|This article needs additional citations for verification. (March 2008)|
First edition cover
|Publication date||September 8, 1981|
|Media type||Print (hardcover)|
Cujo's name was based on the nom de guerre of Willie Wolfe, one of the men responsible for orchestrating Patty Hearst's kidnapping and indoctrination into the Symbionese Liberation Army. Stephen King discusses Cujo in On Writing, referring to it as a novel he "barely remembers writing at all". The book was written during a period when King was drinking heavily. Somewhat wistfully, King goes on to say that he likes the book and that he wishes he could remember enjoying the good parts as he put them down on the page.
The story takes place in the fictional town of Castle Rock, Maine, the setting of numerous King works, and revolves around two local families. The narrative is interspersed with vignettes from the seemingly mundane lives of various other residents. There are no chapter headings, but rather breaks in between passages, which indicate when the narration switches to a different point of view.
The principal characters are the Trenton and the Camber families. The middle-class Trenton family have recently moved to Castle Rock from New York, bringing with them their four-year-old son, Tad. Father Vic discovers that his wife Donna has recently concluded an affair. In the midst of this household tension, Vic's fledgling advertising agency is failing, and he is forced to travel out of town, leaving his wife and son behind. The blue-collar Camber family are longtime residents; Joe is a shade-tree mechanic who dominates and abuses his wife Charity and their ten-year-old son Brett. Charity wins the state lottery, and uses the proceeds to inveigle Joe into allowing her to take Brett on a trip to visit Charity's sister, Holly, in Connecticut. Joe secretly plans to use the time to take a pleasure trip to Boston.
Cujo, the Camber's large, good-natured St. Bernard, chases a wild rabbit in the fields around their house and inserts his head in the entrance to a small limestone cave where a rabid bat bites him on the nose and infects him with the virus. The disease causes Cujo's madness in one day. Soon after, Charity and Brett leave town, and Cujo attacks and kills their alcoholic neighbor, Gary Pervier and Joe while he attempts to call authorities for help.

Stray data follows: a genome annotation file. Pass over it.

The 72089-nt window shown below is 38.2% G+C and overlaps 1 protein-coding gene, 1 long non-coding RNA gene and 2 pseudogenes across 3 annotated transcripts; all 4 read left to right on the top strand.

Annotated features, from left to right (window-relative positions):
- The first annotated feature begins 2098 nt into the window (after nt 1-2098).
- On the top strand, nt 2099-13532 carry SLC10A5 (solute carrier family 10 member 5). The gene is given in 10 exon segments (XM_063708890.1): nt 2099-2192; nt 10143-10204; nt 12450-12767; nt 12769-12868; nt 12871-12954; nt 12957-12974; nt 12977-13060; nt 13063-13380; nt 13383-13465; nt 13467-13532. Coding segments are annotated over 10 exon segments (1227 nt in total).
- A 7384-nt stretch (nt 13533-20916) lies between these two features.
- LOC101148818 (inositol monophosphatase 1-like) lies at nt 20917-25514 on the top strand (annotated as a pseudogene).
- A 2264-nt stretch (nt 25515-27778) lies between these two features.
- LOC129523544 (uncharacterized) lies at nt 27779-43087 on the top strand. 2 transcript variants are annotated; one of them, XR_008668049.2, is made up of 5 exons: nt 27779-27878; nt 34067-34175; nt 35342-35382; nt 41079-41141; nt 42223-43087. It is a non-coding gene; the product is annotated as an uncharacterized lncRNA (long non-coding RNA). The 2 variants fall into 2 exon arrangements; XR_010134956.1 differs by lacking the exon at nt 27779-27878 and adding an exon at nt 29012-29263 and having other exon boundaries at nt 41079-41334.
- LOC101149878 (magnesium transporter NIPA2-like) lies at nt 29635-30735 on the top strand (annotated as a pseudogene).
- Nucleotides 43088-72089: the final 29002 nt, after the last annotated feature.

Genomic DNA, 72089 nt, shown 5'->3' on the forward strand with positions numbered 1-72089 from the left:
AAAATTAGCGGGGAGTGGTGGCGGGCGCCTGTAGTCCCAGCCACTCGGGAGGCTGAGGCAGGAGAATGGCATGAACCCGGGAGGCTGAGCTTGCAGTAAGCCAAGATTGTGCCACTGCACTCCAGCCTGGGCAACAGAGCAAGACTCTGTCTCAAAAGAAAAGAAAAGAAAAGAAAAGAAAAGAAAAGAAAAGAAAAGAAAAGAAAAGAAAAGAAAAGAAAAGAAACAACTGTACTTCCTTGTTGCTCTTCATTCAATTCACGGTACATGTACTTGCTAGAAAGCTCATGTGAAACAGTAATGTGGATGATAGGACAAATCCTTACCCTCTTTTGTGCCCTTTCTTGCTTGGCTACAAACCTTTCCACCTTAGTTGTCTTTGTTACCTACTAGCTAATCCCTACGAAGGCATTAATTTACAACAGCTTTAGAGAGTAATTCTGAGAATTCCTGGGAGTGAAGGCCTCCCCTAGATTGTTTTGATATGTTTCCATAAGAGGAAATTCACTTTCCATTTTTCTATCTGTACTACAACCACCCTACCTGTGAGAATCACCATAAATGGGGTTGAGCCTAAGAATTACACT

Donna, home alone with Tad, takes their failing Ford Pinto to the Cambers' for repairs. The car breaks down in Camber's dooryard and as Donna attempts to find Joe, Cujo appears and is ready to pounce. She climbs back in the car and Cujo starts to attack. Donna and Tad are trapped in their vehicle, the interior of which becomes increasingly hot in the sun. During one escape attempt, Donna is bitten in the stomach and leg, but manages to survive and escape back into the car. She plans to run for the Cambers' home but abandons the idea due to her fears that the door will be locked and she will be subsequently killed by Cujo, leaving her son alone.
Vic returns to Castle Rock after several failed attempts to contact Donna and learns from the police that Steve Kemp, the man with whom Donna was having an affair, is suspected of ransacking his home and possibly kidnapping Donna and Tad. In an effort to explore all leads, the state police send Castle Rock Sheriff George Bannerman out to the Cambers' house, but Cujo attacks and kills him. Donna, after witnessing the attack and realizing Tad is in danger of dying of dehydration, faces Cujo down with a baseball bat, breaking it over his head and fatally stabbing him in the eye with the broken end. Vic arrives immediately afterwards, only to discover that Tad has died. Donna is rushed to the hospital, and Cujo's head is removed for a biopsy prior to cremation of his remains, which are then thrown into Augusta's waste treatment plant.
The novel ends several months later with both the Trentons and the Cambers trying to go on with their lives: Donna has completed her treatment for rabies and survived her marriage with Vic, and Charity gives Brett a new, vaccinated puppy named Willie. A postscript reminds the reader that Cujo was a good dog who always tried to do the right thing by his owners, but the ravage of rabies drove him to violence.